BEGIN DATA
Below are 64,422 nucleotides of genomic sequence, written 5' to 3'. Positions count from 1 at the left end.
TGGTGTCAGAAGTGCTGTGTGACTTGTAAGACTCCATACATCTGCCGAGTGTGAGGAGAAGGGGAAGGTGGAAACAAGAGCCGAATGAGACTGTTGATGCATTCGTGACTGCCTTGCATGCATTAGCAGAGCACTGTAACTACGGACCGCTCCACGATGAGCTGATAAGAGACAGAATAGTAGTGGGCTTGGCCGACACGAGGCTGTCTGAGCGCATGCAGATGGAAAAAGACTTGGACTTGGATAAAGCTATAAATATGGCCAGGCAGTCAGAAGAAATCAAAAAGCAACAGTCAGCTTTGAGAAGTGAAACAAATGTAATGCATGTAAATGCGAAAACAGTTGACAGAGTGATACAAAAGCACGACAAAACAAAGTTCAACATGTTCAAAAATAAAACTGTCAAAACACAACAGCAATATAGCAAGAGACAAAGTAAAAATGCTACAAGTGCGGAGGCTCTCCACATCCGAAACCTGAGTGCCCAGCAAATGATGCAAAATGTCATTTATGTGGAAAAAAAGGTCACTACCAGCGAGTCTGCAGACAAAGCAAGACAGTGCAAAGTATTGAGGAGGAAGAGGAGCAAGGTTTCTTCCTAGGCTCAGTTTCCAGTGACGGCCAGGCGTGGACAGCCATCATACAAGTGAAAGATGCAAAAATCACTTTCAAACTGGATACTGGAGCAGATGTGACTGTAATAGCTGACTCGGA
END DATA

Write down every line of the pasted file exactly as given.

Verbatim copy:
Below are 64,422 nucleotides of genomic sequence, written 5' to 3'. Positions count from 1 at the left end.
TGGTGTCAGAAGTGCTGTGTGACTTGTAAGACTCCATACATCTGCCGAGTGTGAGGAGAAGGGGAAGGTGGAAACAAGAGCCGAATGAGACTGTTGATGCATTCGTGACTGCCTTGCATGCATTAGCAGAGCACTGTAACTACGGACCGCTCCACGATGAGCTGATAAGAGACAGAATAGTAGTGGGCTTGGCCGACACGAGGCTGTCTGAGCGCATGCAGATGGAAAAAGACTTGGACTTGGATAAAGCTATAAATATGGCCAGGCAGTCAGAAGAAATCAAAAAGCAACAGTCAGCTTTGAGAAGTGAAACAAATGTAATGCATGTAAATGCGAAAACAGTTGACAGAGTGATACAAAAGCACGACAAAACAAAGTTCAACATGTTCAAAAATAAAACTGTCAAAACACAACAGCAATATAGCAAGAGACAAAGTAAAAATGCTACAAGTGCGGAGGCTCTCCACATCCGAAACCTGAGTGCCCAGCAAATGATGCAAAATGTCATTTATGTGGAAAAAAAGGTCACTACCAGCGAGTCTGCAGACAAAGCAAGACAGTGCAAAGTATTGAGGAGGAAGAGGAGCAAGGTTTCTTCCTAGGCTCAGTTTCCAGTGACGGCCAGGCGTGGACAGCCATCATACAAGTGAAAGATGCAAAAATCACTTTCAAACTGGATACTGGAGCAGATGTGACTGTAATAGCTGACTCGGA